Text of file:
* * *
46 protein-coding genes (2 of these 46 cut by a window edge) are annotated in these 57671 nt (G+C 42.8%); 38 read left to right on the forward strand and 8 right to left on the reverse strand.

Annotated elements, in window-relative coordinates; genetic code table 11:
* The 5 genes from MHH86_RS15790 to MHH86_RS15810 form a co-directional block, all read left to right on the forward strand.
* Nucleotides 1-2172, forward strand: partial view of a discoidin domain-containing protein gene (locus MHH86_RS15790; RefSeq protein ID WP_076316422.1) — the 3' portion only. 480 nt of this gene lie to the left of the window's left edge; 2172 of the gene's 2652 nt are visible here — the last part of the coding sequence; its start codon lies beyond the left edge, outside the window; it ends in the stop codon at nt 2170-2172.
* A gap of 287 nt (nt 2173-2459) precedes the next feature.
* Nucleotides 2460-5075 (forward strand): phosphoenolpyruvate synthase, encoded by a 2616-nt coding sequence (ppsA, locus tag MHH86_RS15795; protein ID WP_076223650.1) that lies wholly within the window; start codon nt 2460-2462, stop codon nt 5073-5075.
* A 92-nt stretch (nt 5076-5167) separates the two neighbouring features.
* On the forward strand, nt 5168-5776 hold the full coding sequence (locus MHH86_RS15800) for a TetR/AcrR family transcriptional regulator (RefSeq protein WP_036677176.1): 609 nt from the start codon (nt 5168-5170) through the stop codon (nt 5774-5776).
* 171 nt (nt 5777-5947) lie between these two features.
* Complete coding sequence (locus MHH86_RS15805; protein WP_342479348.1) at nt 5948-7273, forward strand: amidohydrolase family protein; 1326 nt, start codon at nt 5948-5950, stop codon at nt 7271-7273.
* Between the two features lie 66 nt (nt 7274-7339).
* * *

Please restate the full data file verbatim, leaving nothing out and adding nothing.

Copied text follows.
46 protein-coding genes (2 of these 46 cut by a window edge) are annotated in these 57671 nt (G+C 42.8%); 38 read left to right on the forward strand and 8 right to left on the reverse strand.

Annotated elements, in window-relative coordinates; genetic code table 11:
* The 5 genes from MHH86_RS15790 to MHH86_RS15810 form a co-directional block, all read left to right on the forward strand.
* Nucleotides 1-2172, forward strand: partial view of a discoidin domain-containing protein gene (locus MHH86_RS15790; RefSeq protein ID WP_076316422.1) — the 3' portion only. 480 nt of this gene lie to the left of the window's left edge; 2172 of the gene's 2652 nt are visible here — the last part of the coding sequence; its start codon lies beyond the left edge, outside the window; it ends in the stop codon at nt 2170-2172.
* A gap of 287 nt (nt 2173-2459) precedes the next feature.
* Nucleotides 2460-5075 (forward strand): phosphoenolpyruvate synthase, encoded by a 2616-nt coding sequence (ppsA, locus tag MHH86_RS15795; protein ID WP_076223650.1) that lies wholly within the window; start codon nt 2460-2462, stop codon nt 5073-5075.
* A 92-nt stretch (nt 5076-5167) separates the two neighbouring features.
* On the forward strand, nt 5168-5776 hold the full coding sequence (locus MHH86_RS15800) for a TetR/AcrR family transcriptional regulator (RefSeq protein WP_036677176.1): 609 nt from the start codon (nt 5168-5170) through the stop codon (nt 5774-5776).
* 171 nt (nt 5777-5947) lie between these two features.
* Complete coding sequence (locus MHH86_RS15805; protein WP_342479348.1) at nt 5948-7273, forward strand: amidohydrolase family protein; 1326 nt, start codon at nt 5948-5950, stop codon at nt 7271-7273.
* Between the two features lie 66 nt (nt 7274-7339).